The national day of mourning has a deep meaning for many people – in different ways and for different reasons. On this day we remember the people who suffered and became victims in two cruel wars and under the terrible rule of the National Socialists. On this day we also realize how little people have learned from their sorrowful experiences and history. War and displacement are commonplace in the world. Wars also take place on a small scale, often right on our doorstep. Violence against foreigners, attacks, rapes, murders, that is basically war between people in a society. Violence makes us afraid. Whether we experience violence directly, whether we feel it in body and soul, whether we remember how it was when we had to suffer violence, whether we witness violence directly or through the images in the media – we feel the threat, we are afraid for our lives, for our existence. Many people in our country, many of you have already experienced threat, hostility, violence on your own body and soul, many of you know the fear that can determine life, even consume it. Many have experienced this fear, in the war, during the time of National Socialism, in the time of persecution and expulsion. The younger generations are familiar with the fear of dangers that are perceived as life-threatening: the nuclear threat, the time of the "Cold War", the threat to life from irreparable damage to nature, but also violence – in the streets, in schools. Even elementary school children know this fear. Fear that life could be threatened. The fear that there might be the peace that we want so much, that we keep striving for, there might not be that peace at the end of the day. It is the fear that ultimately peace between people is impossible, that there is actually no hope at all. How do we deal with this fear? How should we live with this fear?

In the 138. Psalm we read: When I walk in the midst of fear, you refresh me.

This person who says this knows what it is like to live in fear.

The Psalms know many images of fear. In 69. Psalm reads: The water comes up to my soul. I am sinking in the deep mud where there is no bottom; I have fallen into deep waters, and the flood wants to drown me. I’ve screamed myself tired, my throat is hoarse.

Fear can pull me down, take the ground from under my feet. Fear can swallow me up, drown me. And nowhere is help, no one hears my cries.

In the 22. Psalm says: Mighty bulls have surrounded me, mighty buffaloes have surrounded me. Their jaws they open against me like a roaring and ravening lion. Dogs have surrounded me and the evil one has surrounded me. I can count all my bones, but they watch and look down on me.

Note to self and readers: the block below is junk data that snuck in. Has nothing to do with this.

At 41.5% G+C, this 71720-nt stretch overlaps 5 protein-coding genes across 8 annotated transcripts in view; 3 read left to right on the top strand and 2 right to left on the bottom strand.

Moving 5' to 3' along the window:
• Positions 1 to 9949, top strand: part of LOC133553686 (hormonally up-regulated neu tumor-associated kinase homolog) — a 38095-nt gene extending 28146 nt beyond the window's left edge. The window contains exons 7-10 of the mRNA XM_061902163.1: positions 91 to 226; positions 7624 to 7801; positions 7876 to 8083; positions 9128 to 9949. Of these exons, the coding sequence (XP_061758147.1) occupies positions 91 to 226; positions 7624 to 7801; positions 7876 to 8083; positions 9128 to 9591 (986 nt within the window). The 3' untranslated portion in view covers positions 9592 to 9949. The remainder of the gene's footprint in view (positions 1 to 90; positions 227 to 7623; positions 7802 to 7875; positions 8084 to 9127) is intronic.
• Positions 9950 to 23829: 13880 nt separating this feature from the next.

You can feel the fear when you hear and read this. Fear destroys my soul. I feel surrounded, beset by enemies, I am helplessly at the mercy of them and my fear. The experience of others looking down on me with indifference or even derision makes my fear grow immeasurable and unbearable.

The language of these psalms is characterized by expressive and drastic images. There are no more words to describe this fear of life. But there are still images that can express what we experience and feel. These are images with which we also process fear in our dreams. In the Psalms, people express what moves them in the depths of their souls. Just as they process in dreams what moves them in the depths of the soul.

When I walk in the midst of fear, you refresh me. The people who speak of their fear in the Psalms know only one address to which they can direct their desperate cry: God. "God, help me" they cry, even in the feeling of abandonment of God. God is the last hope, when there is no more, there is only the deep mud of fear. The very fact that they can tell their God their fear, that they can cry out to Him their abandonment and despair, is important to them, the "first aid". They don’t call out into the void, and that gives them support.

When I walk in the midst of fear, you refresh me. What deep trust is in this sentence. God gives my feet support. He does not let me sink in the deep mud. He does not allow the tide to wash over me. He puts a stop to grimaces and tearing maws. He lifts me up and doesn’t leave me in the dirt. He assures me that I am valuable, that my life has meaning and value. He assures me of his protection. He keeps me alive.

That is the beauty of the Psalms: The people whose voices we can hear there speak a lot about threatening, bad life experiences, but they do not know the church. But they also speak of their great hope, which sometimes seems to almost disappear, but then can become strong again. They hold fast to their hope, and hope holds fast to them. And this hope is with God, who refreshes them, as the saying goes, who gives them new courage and strength so that they can continue on their way, comforted and confident.

LORD our God, bless and keep us.
Let your face shine upon us and be gracious to us.
Lift up Your face upon us and give us peace.

Third last Sunday of the church year

Is's love louder nothing like that she disenchant me

Paul writes to the Christian community in Rome. He has not yet met the congregation. And the congregation does not know him either. Paul finds: It is time for him and the Christians in Rome to get in touch with each other.